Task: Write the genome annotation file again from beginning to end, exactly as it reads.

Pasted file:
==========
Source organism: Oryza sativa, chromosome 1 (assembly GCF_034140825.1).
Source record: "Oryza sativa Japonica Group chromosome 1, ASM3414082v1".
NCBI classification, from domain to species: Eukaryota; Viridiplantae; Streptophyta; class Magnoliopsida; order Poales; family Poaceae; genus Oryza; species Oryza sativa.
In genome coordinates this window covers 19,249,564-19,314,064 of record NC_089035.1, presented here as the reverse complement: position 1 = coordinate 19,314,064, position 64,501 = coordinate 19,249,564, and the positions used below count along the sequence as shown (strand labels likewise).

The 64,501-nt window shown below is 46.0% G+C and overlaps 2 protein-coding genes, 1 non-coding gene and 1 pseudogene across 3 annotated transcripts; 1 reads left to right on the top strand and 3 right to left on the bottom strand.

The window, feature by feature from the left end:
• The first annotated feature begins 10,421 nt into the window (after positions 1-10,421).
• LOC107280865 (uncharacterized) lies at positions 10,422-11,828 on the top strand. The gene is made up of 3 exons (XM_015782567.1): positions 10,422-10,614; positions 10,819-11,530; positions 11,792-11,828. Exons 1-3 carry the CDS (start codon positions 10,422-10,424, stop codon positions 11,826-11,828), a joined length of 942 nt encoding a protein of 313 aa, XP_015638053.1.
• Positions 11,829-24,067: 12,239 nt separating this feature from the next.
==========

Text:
Source organism: Oryza sativa, chromosome 1 (assembly GCF_034140825.1).
Source record: "Oryza sativa Japonica Group chromosome 1, ASM3414082v1".
NCBI classification, from domain to species: Eukaryota; Viridiplantae; Streptophyta; class Magnoliopsida; order Poales; family Poaceae; genus Oryza; species Oryza sativa.
In genome coordinates this window covers 19,249,564-19,314,064 of record NC_089035.1, presented here as the reverse complement: position 1 = coordinate 19,314,064, position 64,501 = coordinate 19,249,564, and the positions used below count along the sequence as shown (strand labels likewise).

The 64,501-nt window shown below is 46.0% G+C and overlaps 2 protein-coding genes, 1 non-coding gene and 1 pseudogene across 3 annotated transcripts; 1 reads left to right on the top strand and 3 right to left on the bottom strand.

The window, feature by feature from the left end:
• The first annotated feature begins 10,421 nt into the window (after positions 1-10,421).
• LOC107280865 (uncharacterized) lies at positions 10,422-11,828 on the top strand. The gene is made up of 3 exons (XM_015782567.1): positions 10,422-10,614; positions 10,819-11,530; positions 11,792-11,828. Exons 1-3 carry the CDS (start codon positions 10,422-10,424, stop codon positions 11,826-11,828), a joined length of 942 nt encoding a protein of 313 aa, XP_015638053.1.
• Positions 11,829-24,067: 12,239 nt separating this feature from the next.